Or ten reasons why summer is the best season of the year. Minus spring. And autumn. And even winter.
- Peaches and nectarines are in season
- Lone peaches, left on the counter can be put to good use
- Leftover prosecco can find a good home
- Ice cubes have reason to exist – perfect for cooling off
- Cocktails are ever so fashionable
- When the sun shines, you can sit in your small patch of a back garden and take a sip of any cocktail
- When the sun shines, you can also sit in…..your living room, and have the light stream through your glass windows
- Pretty summery coloured drinks make you happy
- Berries, peaches and citruses in some combinations are divine
- Bellini’s epitomise summer. For me.
I feel in love. Served in a tall glass, the peach nectar was sweet and fragrant. with peach blossoms. Slushy and fresh with the sparkling Italian wine, I sipped and sipped this incredibly fruit cocktail, while I nommed on crabcakes with vegetables and some hollandaise.
And so when a lone peach spun in the fruit bowl last Sunday, a gift to my son (from a driving greengrocer) whose fruit loves are boxed in my strawberries, bananas and kiwis, the first thing that came to mind was….a bellini.Truth be told, I’m not much of an alcohol lover when it comes to drinking. I always say to people ‘I’d much rather cook with my alcohol than drink it’. But this is an exception. A simple combination of peaches, raspberries and orange juice, simmered in sugar and pureed….a couple more steps in between and finished off with some leftover prosecco, which I didn’t want to waste. And a dazzling cooler’s to be had.
Preferably on a sunny day.
According to the mother of all information, Wikipedia:
A Bellini is a long drink cocktail that originated in Venice. It is a mixture of sparkling wine (traditionally Prosecco) and peach purée often served at celebrations. It is one of Italy’s most popular cocktails.
The Bellini was invented sometime between 1934 and 1948 by Giuseppe Cipriani, founder of Harry’s Bar in Venice, Italy. Because of its unique pink color, which reminded Cipriani of the color of the toga of a saint in a painting by 15th-century Venetian artist Giovanni Bellini, he named the drink the Bellini. The drink started as a seasonal specialty at Harry’s Bar, a favorite haunt of Ernest Hemingway, Sinclair Lewis and Orson Welles. Later, it also became popular at the bar’s New York counterpart. After an entrepreneurial Frenchman set up a business to ship fresh white peach pureé to both locations, it was a year-round favorite.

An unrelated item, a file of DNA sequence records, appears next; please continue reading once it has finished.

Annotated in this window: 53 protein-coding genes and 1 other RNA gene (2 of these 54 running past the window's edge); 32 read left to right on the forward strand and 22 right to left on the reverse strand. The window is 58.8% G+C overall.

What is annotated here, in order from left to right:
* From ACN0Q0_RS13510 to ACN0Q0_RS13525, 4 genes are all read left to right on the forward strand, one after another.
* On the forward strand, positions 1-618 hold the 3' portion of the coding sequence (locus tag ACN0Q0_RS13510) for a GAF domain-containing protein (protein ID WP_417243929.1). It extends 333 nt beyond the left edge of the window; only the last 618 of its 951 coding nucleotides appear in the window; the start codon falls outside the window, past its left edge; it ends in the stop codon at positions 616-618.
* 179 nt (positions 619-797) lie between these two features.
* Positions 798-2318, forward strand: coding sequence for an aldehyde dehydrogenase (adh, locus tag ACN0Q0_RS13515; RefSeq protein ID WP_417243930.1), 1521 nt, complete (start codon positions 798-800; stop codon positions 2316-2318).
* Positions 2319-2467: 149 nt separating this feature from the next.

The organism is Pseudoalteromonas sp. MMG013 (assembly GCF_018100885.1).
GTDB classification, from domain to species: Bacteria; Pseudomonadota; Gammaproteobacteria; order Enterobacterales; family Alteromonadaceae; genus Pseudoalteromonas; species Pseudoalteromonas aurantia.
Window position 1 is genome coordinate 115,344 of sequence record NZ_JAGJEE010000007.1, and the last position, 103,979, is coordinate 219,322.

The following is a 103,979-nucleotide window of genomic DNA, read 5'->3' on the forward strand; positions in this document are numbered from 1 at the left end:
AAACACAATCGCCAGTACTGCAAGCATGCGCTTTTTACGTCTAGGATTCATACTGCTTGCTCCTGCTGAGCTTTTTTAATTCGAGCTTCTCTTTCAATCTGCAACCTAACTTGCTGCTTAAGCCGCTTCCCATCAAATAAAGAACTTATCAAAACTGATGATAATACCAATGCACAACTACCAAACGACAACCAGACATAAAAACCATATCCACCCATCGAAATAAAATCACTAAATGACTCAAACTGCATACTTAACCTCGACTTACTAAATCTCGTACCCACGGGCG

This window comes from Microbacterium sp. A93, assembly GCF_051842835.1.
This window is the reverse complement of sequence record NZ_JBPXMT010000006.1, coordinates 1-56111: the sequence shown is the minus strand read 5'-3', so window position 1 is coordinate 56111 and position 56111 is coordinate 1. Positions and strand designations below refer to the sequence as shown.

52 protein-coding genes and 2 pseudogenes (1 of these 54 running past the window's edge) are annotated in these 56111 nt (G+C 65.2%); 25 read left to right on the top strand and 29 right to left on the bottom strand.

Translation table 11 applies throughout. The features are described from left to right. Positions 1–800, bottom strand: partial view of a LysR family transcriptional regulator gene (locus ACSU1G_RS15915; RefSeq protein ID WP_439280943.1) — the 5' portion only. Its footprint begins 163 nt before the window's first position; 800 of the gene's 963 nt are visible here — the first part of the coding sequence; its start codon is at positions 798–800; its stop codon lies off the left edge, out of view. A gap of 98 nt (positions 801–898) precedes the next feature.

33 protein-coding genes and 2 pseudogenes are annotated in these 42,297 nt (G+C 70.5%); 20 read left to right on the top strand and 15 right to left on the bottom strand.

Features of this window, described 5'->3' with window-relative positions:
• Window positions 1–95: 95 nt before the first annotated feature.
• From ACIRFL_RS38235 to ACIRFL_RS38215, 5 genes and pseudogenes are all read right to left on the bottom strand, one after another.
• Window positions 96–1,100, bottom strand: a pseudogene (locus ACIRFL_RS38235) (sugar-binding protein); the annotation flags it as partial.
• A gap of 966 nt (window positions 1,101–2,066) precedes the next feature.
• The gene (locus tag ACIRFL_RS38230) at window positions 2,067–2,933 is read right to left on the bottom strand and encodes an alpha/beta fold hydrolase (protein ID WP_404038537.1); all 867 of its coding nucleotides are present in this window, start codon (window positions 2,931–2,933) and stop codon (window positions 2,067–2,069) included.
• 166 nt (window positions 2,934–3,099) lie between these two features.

Other sparkling wines are commonly used in place of Prosecco, though richly flavored French champagne does not pair well with the light, fruity flavor of the Bellini.
For a non-alcoholic version, sparkling juice (like sparkling cider) or seltzer is used in place of the champagne.
Peach-Orange Bellini,makes 2
Ingredients1 peach peeled and sliced into small chunks, pit discarded Juice of 1 large orange 20g fresh or frozen raspberries, about 20 Caster sugar, to taste Prosecco, to top
In a pan, combine chopped peach, orange juice, raspberries and 2-3 tablespoons of caster sugar, or to taste. Gently warm on low to medium heat stirring till the sugar dissolves. Taste and adjust sugar as necessary. Remove from heat and allow to cool.
Make 4 ice cubes of the puree and store the rest in a container. Refrigerate till the cubes are frozen. They don’t have to be hard…slushy is nice.
When ready to serve, divide icecubes between the two glasses, top each with the refrigerated puree and finish off with the prosecco or sparkling wine.
Stir to combine and serve.
Lone peach, about to wander meets frozen raspberries in pan…..and falls in love with orange juice and sugar. Heat. Whizz. Puree is set……
Ready to embrace leftover prosecco. Real Italian prosecco, from a night of fun and laughter. The union is made in heaven, or on the sunny coast of Amalfi.
Best sipped in a small house in the Netherlands.
Enjoy your weekend.